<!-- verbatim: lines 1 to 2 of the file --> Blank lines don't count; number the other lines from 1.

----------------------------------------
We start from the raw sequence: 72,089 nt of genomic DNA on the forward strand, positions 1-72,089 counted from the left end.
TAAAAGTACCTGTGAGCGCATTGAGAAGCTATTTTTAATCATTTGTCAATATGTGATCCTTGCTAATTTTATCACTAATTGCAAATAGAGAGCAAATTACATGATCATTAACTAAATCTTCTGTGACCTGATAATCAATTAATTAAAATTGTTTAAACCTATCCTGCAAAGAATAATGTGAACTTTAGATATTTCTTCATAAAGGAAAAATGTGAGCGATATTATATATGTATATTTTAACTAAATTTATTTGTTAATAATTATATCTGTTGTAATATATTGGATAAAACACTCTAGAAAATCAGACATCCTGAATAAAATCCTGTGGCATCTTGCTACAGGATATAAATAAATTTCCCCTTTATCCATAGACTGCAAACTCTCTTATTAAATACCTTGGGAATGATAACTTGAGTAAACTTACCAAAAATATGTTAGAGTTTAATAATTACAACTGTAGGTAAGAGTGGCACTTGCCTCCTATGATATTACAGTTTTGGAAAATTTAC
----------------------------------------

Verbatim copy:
We start from the raw sequence: 72,089 nt of genomic DNA on the forward strand, positions 1-72,089 counted from the left end.
TAAAAGTACCTGTGAGCGCATTGAGAAGCTATTTTTAATCATTTGTCAATATGTGATCCTTGCTAATTTTATCACTAATTGCAAATAGAGAGCAAATTACATGATCATTAACTAAATCTTCTGTGACCTGATAATCAATTAATTAAAATTGTTTAAACCTATCCTGCAAAGAATAATGTGAACTTTAGATATTTCTTCATAAAGGAAAAATGTGAGCGATATTATATATGTATATTTTAACTAAATTTATTTGTTAATAATTATATCTGTTGTAATATATTGGATAAAACACTCTAGAAAATCAGACATCCTGAATAAAATCCTGTGGCATCTTGCTACAGGATATAAATAAATTTCCCCTTTATCCATAGACTGCAAACTCTCTTATTAAATACCTTGGGAATGATAACTTGAGTAAACTTACCAAAAATATGTTAGAGTTTAATAATTACAACTGTAGGTAAGAGTGGCACTTGCCTCCTATGATATTACAGTTTTGGAAAATTTAC